In the Interest of M.A. I., a child.
-- January 22, 2013
M.A. I., a child, appeals the juvenile court's order extending his probation for a period of two years after he repeatedly failed to complete conditions of same. On appeal, he argues that (1) the juvenile court erred by refusing to give him credit for time served in Regional Youth Detention Centers; (2) the juvenile court failed to make treatment and rehabilitative efforts; and (3) the juvenile court's orders made it impossible to complete the terms of probation without issuing an extension. For the reasons set forth infra, we affirm.
The record reflects that following an adjudication of delinquency for possessing an imitation controlled substance with the intent to distribute,1 the juvenile court issued an order of disposition against M.A.I. on March 18, 2010, finding that commitment was not necessary at that time and placing him on probation subject to certain terms and conditions. One such condition required M.A.I. to attend a special evening reporting program for 60 to 75 days. But over the course of the next two years, M.A.I. repeatedly violated the terms of his probation, resulting in adjudications of delinquency for same and the imposition of additional conditions to the original March 2010 order. These additional conditions included periods of short-term detainment by the Department of Juvenile Justice, referrals for psychological evaluation, orders for counseling, and an increase in the number of days that M.A.I. was required to report to the evening program. On March 16, 2012, pursuant to a motion to extend probation based on M.A. I.'s failure to complete all conditions of probation, the juvenile court extended the period of probation for an additional two years. This appeal by M.A.I. follows.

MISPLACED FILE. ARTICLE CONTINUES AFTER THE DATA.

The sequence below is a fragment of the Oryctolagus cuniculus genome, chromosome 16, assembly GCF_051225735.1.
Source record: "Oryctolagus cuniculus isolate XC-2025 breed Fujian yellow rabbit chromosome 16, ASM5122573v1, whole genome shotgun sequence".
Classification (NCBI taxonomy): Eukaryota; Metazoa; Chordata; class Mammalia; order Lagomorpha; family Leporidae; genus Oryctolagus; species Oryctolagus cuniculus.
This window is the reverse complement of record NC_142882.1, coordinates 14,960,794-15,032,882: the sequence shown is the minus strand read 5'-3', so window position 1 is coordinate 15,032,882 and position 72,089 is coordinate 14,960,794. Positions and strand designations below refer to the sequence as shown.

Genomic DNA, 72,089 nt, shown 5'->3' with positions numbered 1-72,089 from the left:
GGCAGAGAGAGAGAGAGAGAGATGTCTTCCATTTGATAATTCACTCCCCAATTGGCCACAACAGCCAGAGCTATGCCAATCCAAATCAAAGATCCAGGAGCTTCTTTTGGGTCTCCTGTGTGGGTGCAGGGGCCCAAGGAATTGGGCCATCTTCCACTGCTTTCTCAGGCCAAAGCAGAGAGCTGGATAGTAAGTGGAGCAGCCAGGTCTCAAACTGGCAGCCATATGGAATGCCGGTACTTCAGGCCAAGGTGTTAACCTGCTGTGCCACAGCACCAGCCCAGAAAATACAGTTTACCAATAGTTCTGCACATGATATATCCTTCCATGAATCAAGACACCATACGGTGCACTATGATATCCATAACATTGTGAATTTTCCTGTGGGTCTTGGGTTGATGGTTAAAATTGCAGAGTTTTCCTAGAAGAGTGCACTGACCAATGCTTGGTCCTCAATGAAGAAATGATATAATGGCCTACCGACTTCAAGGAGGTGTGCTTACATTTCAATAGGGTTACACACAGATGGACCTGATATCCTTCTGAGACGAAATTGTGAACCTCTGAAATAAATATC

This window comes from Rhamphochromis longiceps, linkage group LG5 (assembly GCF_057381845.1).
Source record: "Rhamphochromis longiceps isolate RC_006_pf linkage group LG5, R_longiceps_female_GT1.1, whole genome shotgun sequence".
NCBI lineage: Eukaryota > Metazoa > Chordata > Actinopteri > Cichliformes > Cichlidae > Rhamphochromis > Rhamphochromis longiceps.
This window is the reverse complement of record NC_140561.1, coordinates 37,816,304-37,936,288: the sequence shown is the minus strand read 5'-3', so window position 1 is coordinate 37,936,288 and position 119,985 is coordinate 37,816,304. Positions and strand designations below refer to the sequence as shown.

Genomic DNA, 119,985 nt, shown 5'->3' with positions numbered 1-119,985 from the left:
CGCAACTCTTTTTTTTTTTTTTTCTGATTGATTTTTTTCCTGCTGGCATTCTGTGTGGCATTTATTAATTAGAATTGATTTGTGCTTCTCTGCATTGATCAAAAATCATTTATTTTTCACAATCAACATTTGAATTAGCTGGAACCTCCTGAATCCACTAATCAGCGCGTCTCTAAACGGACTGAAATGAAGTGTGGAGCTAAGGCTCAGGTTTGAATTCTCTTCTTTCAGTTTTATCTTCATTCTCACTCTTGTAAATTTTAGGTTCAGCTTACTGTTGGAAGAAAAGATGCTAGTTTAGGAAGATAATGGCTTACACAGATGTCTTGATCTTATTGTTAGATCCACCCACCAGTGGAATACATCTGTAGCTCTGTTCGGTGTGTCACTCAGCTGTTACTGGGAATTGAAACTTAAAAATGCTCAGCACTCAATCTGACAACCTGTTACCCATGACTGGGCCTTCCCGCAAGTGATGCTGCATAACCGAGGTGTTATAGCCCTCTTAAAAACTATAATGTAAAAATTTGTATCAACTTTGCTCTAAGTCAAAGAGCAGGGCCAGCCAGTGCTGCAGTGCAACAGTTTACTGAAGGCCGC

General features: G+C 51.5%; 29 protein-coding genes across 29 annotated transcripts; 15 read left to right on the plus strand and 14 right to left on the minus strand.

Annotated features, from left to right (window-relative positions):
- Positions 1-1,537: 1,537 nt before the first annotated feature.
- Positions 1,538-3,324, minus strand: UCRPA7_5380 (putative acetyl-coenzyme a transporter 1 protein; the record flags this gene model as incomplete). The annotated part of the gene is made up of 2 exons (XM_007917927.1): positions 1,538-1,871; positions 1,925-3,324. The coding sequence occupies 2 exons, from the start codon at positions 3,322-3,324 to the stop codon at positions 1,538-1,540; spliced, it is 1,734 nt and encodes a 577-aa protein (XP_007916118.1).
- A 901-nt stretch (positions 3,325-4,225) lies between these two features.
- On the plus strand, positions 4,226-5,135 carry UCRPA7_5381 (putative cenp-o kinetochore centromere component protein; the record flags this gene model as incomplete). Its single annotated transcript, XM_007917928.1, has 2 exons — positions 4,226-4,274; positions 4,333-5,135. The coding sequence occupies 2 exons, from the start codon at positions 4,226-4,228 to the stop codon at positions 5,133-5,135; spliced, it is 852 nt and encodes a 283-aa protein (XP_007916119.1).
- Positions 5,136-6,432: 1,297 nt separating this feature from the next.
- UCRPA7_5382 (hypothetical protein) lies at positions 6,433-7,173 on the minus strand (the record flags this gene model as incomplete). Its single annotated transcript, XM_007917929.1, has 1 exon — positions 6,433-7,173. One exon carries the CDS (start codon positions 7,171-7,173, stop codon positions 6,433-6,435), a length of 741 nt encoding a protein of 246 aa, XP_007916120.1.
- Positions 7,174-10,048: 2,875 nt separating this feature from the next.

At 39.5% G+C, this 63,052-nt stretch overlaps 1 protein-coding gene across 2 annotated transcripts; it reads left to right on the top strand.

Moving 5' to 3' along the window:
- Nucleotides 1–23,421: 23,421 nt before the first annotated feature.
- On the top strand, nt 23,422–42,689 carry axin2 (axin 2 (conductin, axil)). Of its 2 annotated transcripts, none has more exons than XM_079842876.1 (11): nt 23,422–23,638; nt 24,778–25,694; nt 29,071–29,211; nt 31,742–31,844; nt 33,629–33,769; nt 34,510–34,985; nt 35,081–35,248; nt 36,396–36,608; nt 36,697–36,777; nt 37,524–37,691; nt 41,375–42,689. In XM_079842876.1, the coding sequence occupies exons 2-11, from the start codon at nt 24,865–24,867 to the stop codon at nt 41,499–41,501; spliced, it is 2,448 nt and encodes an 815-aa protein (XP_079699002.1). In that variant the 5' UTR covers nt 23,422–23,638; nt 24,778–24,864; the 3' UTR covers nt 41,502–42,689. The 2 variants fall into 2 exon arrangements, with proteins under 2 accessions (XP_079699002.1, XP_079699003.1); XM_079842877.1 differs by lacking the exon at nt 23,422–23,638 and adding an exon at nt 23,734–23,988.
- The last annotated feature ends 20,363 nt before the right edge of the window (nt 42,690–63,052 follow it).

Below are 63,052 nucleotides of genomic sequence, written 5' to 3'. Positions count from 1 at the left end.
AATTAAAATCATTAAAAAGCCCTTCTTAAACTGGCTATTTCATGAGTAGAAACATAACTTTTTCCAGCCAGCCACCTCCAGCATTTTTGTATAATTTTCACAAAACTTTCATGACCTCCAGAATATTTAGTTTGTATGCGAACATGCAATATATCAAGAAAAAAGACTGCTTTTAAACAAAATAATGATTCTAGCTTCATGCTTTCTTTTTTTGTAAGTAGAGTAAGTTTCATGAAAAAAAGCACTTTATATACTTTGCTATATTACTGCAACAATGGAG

1. M.A. I. first argues that the juvenile court erred by failing to give him credit for time he served in Regional Youth Detention Centers prior to the court's adjudications of delinquency for violating the terms of his probation. Specifically, M.A.I. takes issue with the juvenile court's orders from June 13, 2011, and August 2, 2011, arguing that the court ordered him to serve more than 30 days in detention in violation of OCGA § 15–11–66. We disagree.2
In support of his argument, M.A.I. first directs us to our General Assembly's 2010 amendment to OCGA § 17–10–11, which provides that
[e]ach person convicted of a crime in this state shall be given full credit for each day spent in confinement awaiting trial and for each day spent in confinement, in connection with and resulting from a court order entered in the criminal proceedings for which sentence was imposed, in any institution or facility for treatment or examination of a physical or mental disability. 3
Subsection (b) provides that this code section “applies to sentences for all crimes, whether classified as violations, misdemeanors, or felonies, and to all courts having criminal jurisdiction located within the boundaries of this state.”4 And in 2010, the General Assembly struck from subsection (b) language that excepted juvenile courts.5 Thus, M.A.I. argues that this amendment resolved a conflict between OCGA § 17–10–11 and OCGA § 15–11–66.
As to the latter code section, OCGA § 15–11–66, it was also amended in 2010 in the same act that amended OCGA § 17–10–11. Although M.A. I.'s argument on appeal makes reference to OCGA § 15–11–66 as codified after the 2010 amendment, the amendment did not become effective until July 1, 2010—over three months after M.A.I. was placed on probation. And the amending act makes clear that “Sections 2 and 5 ․ shall apply to any child sentenced to probation on and after July 1, 2010; the former provisions of Code Section 15–11–66 shall continue to apply to any child sentenced to probation prior to July 1, 2010.”6 Accordingly, because M.A.I. was placed on probation in March 2010 (before July 1, 2010), the prior version of OCGA § 15–11–66 applies to M.A. I.7 And at that time, OCGA § 15–11–66(b)(1) provided that if a child was adjudicated for the commission of a delinquent act, the court could,